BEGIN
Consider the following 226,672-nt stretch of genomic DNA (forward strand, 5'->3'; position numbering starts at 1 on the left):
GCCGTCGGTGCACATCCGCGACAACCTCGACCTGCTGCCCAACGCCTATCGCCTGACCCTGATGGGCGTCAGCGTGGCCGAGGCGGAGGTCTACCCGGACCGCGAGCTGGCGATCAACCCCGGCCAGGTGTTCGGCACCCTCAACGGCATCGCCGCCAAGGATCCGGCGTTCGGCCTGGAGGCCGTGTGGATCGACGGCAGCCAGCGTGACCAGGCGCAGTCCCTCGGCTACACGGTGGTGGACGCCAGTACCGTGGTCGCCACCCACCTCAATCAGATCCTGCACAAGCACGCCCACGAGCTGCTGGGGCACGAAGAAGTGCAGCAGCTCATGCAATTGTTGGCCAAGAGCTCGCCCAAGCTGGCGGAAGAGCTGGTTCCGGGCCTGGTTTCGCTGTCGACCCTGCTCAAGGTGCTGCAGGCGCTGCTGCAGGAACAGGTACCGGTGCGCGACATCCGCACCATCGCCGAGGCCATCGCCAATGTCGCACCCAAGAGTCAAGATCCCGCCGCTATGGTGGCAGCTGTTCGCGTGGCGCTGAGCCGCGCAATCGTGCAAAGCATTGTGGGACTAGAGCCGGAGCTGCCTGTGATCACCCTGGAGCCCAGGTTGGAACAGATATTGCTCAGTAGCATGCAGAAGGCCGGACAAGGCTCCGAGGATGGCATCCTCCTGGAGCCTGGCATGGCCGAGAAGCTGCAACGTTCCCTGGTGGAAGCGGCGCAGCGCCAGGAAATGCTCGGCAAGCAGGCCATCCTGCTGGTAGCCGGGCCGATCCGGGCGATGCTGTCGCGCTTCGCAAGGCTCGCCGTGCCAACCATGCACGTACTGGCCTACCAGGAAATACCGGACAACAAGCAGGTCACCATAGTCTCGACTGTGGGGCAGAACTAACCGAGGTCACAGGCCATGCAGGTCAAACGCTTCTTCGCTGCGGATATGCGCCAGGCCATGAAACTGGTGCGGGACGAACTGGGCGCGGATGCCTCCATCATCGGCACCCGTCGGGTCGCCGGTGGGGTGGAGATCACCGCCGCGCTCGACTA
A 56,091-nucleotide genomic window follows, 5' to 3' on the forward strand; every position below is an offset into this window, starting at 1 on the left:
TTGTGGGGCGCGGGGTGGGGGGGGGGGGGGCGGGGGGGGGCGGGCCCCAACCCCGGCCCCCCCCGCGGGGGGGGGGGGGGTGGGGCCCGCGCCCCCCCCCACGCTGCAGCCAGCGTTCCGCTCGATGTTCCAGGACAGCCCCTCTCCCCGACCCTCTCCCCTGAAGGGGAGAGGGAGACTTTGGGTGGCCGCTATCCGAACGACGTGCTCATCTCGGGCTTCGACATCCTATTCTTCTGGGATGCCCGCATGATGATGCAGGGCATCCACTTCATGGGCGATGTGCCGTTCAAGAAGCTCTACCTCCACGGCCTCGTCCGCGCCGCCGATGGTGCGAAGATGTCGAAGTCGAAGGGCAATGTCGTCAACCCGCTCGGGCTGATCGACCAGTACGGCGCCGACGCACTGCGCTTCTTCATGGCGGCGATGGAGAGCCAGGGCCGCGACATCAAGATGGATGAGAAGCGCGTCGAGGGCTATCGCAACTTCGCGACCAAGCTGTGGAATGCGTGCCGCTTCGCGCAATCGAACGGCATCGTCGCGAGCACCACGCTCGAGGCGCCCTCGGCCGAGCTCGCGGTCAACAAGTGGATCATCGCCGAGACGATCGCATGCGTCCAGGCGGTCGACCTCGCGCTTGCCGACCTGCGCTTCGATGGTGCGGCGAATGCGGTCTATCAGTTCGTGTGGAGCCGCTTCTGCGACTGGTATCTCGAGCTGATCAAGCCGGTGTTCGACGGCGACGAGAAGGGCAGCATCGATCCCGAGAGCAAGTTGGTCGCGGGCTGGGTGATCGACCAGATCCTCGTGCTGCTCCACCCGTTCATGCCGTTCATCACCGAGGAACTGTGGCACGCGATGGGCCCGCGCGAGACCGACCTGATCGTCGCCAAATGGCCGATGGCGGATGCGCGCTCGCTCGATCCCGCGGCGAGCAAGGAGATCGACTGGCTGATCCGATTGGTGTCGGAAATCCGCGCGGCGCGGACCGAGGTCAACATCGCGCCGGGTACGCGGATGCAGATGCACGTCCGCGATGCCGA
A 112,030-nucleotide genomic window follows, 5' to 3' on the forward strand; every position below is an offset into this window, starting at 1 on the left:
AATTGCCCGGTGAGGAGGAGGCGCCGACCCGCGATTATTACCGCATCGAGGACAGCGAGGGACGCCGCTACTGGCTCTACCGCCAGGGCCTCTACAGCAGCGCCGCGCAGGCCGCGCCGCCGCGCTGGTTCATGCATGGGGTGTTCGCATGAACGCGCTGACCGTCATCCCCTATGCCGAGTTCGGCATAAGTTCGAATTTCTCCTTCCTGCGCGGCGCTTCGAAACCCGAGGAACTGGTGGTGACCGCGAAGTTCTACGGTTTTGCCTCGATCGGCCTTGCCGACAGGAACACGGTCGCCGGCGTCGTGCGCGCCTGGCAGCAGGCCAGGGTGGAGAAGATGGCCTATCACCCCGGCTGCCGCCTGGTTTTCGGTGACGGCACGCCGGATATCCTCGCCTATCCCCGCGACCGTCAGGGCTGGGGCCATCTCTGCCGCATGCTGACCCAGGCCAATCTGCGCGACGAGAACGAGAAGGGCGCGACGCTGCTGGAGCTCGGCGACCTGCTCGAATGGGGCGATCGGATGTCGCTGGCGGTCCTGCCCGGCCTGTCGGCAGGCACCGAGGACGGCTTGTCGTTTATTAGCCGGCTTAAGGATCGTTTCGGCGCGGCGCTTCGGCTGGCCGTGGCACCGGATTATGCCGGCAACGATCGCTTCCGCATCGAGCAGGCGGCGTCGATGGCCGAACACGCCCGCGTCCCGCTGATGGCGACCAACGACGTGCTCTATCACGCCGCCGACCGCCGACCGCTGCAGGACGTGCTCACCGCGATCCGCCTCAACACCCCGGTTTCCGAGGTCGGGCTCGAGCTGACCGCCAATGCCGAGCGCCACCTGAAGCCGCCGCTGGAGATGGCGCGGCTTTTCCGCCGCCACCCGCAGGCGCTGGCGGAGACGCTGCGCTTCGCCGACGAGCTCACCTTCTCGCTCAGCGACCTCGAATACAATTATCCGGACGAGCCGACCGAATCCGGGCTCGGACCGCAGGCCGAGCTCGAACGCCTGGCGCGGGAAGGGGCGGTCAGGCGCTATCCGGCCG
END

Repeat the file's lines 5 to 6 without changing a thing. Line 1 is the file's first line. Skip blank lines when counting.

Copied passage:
A 112,030-nucleotide genomic window follows, 5' to 3' on the forward strand; every position below is an offset into this window, starting at 1 on the left:
AATTGCCCGGTGAGGAGGAGGCGCCGACCCGCGATTATTACCGCATCGAGGACAGCGAGGGACGCCGCTACTGGCTCTACCGCCAGGGCCTCTACAGCAGCGCCGCGCAGGCCGCGCCGCCGCGCTGGTTCATGCATGGGGTGTTCGCATGAACGCGCTGACCGTCATCCCCTATGCCGAGTTCGGCATAAGTTCGAATTTCTCCTTCCTGCGCGGCGCTTCGAAACCCGAGGAACTGGTGGTGACCGCGAAGTTCTACGGTTTTGCCTCGATCGGCCTTGCCGACAGGAACACGGTCGCCGGCGTCGTGCGCGCCTGGCAGCAGGCCAGGGTGGAGAAGATGGCCTATCACCCCGGCTGCCGCCTGGTTTTCGGTGACGGCACGCCGGATATCCTCGCCTATCCCCGCGACCGTCAGGGCTGGGGCCATCTCTGCCGCATGCTGACCCAGGCCAATCTGCGCGACGAGAACGAGAAGGGCGCGACGCTGCTGGAGCTCGGCGACCTGCTCGAATGGGGCGATCGGATGTCGCTGGCGGTCCTGCCCGGCCTGTCGGCAGGCACCGAGGACGGCTTGTCGTTTATTAGCCGGCTTAAGGATCGTTTCGGCGCGGCGCTTCGGCTGGCCGTGGCACCGGATTATGCCGGCAACGATCGCTTCCGCATCGAGCAGGCGGCGTCGATGGCCGAACACGCCCGCGTCCCGCTGATGGCGACCAACGACGTGCTCTATCACGCCGCCGACCGCCGACCGCTGCAGGACGTGCTCACCGCGATCCGCCTCAACACCCCGGTTTCCGAGGTCGGGCTCGAGCTGACCGCCAATGCCGAGCGCCACCTGAAGCCGCCGCTGGAGATGGCGCGGCTTTTCCGCCGCCACCCGCAGGCGCTGGCGGAGACGCTGCGCTTCGCCGACGAGCTCACCTTCTCGCTCAGCGACCTCGAATACAATTATCCGGACGAGCCGACCGAATCCGGGCTCGGACCGCAGGCCGAGCTCGAACGCCTGGCGCGGGAAGGGGCGGTCAGGCGCTATCCGGCCG